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Weed It and Reap: Seedy is Better than Weedy!

Updated: Aug 19

By Victoria Rolfe


I may need a ladder to harvest the seeds from this sunflower plant!
I may need a ladder to harvest the seeds from this sunflower plant!

As we are in the midst of picking and eating and preserving this year’s bounty, it is also time to start looking forward to next year’s garden. Here’s another thing you can be doing now: let some of your vegetable and flower plants go to seed!


This patch of zinnias and cosmos are just seeds waiting to happen
This patch of zinnias and cosmos are just seeds waiting to happen

If you just let them continue to grow, many of your crops will go on to produce seeds for next year. They will usually do this by bolting (growing tall) and then blossoming into some very pretty little flowers. (I will discuss what to do with these flowering plants in my next column.) This will happen if you just stop picking your leaf and root crops such as lettuce and other greens, radishes, beets, broccoli, and some herbs, such as dill and basil. This requires nothing more on your part than leaving the plant alone and letting the magic happen. It is actually quite fascinating to see what they will develop into.


If you don’t pick your radishes to eat, they actually produce these pretty purple flowers
If you don’t pick your radishes to eat, they actually produce these pretty purple flowers
The seed pods of poppies are funky, weird, and wonderful
The seed pods of poppies are funky, weird, and wonderful
You can see how the seed pods of the cleome flower earned it the nickname “spider flower”
You can see how the seed pods of the cleome flower earned it the nickname “spider flower”

Yes, you can also save seeds from your fruiting crops (peppers, cucumbers, tomatoes, squash, etc.). This is best done when they are nearing the end of their productive life, so you need to let the fruit (vegetable) grow to an extra-ripe stage to develop mature viable seeds. If you do this during peak growing season, you run the risk of “turning off” the plant, When it senses that it has produced mature seeds (its life mission) it will send a signal to the plant that it is done and it is time to close up shop.


Seed saving is best done with your heirloom (or non-hybrid) varieties, as second-generation hybrid seeds may not grow true to their parent plants and thus may lose some of the qualities for which they were hybridized.


To save your pod vegetables, such as string beans or snow peas, just stop picking them when the plants are nearing the end of their production and let the remaining beans grow “beany” and dry out on the plant.


These Scarlett Runners produce beautiful purple-pink beans for next year’s seeds
These Scarlett Runners produce beautiful purple-pink beans for next year’s seeds

Even if you don’t harvest the seeds, as long as you let the plants go to seed out there, without being so quick to pull your plants and clean up your garden, Mother Nature will often do the work for you. She will just go ahead and plant the seeds and you can delight in surprise “volunteer” veggies and flowers for next year. I very rarely plant lettuce anymore. I just let my lettuce plants go to seed and have a new crop growing all over my garden the following spring.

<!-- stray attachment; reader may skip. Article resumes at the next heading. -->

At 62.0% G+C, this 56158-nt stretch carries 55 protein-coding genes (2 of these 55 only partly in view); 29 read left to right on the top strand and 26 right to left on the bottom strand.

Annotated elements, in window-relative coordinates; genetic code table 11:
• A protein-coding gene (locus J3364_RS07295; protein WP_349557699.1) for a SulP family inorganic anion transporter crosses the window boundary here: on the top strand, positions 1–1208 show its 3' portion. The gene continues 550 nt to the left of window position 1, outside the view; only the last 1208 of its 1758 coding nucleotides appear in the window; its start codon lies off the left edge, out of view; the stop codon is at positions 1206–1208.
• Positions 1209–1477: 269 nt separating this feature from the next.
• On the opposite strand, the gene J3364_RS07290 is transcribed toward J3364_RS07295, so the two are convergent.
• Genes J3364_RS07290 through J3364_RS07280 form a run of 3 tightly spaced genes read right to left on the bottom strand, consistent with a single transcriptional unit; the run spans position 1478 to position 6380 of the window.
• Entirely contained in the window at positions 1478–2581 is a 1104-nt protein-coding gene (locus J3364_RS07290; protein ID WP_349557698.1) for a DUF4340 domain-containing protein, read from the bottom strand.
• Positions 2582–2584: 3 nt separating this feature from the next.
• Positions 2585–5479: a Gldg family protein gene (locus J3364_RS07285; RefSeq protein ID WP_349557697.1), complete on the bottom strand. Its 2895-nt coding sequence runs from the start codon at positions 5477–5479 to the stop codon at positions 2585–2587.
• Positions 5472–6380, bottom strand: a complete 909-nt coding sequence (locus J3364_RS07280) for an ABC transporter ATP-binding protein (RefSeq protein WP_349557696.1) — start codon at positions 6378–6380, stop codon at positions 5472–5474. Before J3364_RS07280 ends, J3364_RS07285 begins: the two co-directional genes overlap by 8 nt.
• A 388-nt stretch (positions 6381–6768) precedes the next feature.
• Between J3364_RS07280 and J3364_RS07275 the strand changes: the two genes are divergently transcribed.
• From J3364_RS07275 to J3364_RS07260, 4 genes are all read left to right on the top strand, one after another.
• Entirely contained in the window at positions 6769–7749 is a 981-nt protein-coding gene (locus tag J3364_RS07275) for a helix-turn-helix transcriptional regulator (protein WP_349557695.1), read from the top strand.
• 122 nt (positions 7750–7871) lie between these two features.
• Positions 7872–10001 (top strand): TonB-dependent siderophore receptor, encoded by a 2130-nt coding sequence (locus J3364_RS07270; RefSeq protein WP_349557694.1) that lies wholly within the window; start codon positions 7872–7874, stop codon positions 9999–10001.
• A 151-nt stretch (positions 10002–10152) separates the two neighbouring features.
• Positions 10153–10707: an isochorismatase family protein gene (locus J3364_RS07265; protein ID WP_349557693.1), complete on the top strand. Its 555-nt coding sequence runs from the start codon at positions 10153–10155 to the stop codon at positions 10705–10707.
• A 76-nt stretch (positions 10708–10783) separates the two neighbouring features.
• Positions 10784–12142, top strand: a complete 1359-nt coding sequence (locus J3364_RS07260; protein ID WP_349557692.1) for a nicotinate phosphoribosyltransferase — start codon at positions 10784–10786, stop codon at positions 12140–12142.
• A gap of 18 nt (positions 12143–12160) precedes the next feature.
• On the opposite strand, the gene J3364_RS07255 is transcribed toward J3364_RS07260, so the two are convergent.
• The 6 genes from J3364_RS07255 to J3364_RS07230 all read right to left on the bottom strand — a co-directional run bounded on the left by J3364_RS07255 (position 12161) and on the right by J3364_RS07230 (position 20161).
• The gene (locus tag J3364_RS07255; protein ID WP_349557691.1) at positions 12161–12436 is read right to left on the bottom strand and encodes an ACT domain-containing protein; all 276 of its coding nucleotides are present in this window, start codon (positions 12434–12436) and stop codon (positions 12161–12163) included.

To my delight, this vignette of Clary Sage flowers popped up on its own this spring for a spontaneous display
To my delight, this vignette of Clary Sage flowers popped up on its own this spring for a spontaneous display
Making the most of my own garden’s fruitfulness: rhubarb muffins and strawberry rhubarb pie!
Making the most of my own garden’s fruitfulness: rhubarb muffins and strawberry rhubarb pie!

This is another very busy and productive month in our garden season, but don’t be overwhelmed. After this, things will begin to wind down. Just enjoy and delight in those lovely warm end-of-summer days and your rich garden bounty.



Victoria Rolfe has had a love of gardening all her life, from the time she was a tiny child coveting the daffodils growing in her neighbor’s yard (and wondering why she couldn’t have them in her own), to her teenage years when she took her pot experimentation in a different direction by growing the seeds she extracted from the bag into a beautiful marijuana plant on her bedroom windowsill. She went on in her adult years to feed her family by growing a huge and bountiful vegetable garden, as well as beautifying her three-acre property with an array of ornamental trees, bushes and flowers in the magnificent Hudson Valley region of New York.


Victoria learned a great deal in the process of all this plant experimentation. She then added to that knowledge by taking courses with the Cornell Cooperative Extension to become a Master Gardener Volunteer. In her volunteer capacity, she helps to educate the public on gardening through classes and information booths, most notably at the Dutchess County N.Y. Fair each August. Throughout the summer months, Victoria is most likely to be found among the weeds, either in her own garden or those of others who actually pay her to play in their dirt and do the thing she loves best, delight in the magical world of gardening.


Victoria is not only a gardening aficionado; she is also passionate about helping people live a better life on less money. Visit her website and blog at brightfuture2budget4.weebly.com, or email her at brightfuture2budget4@gmail.com.




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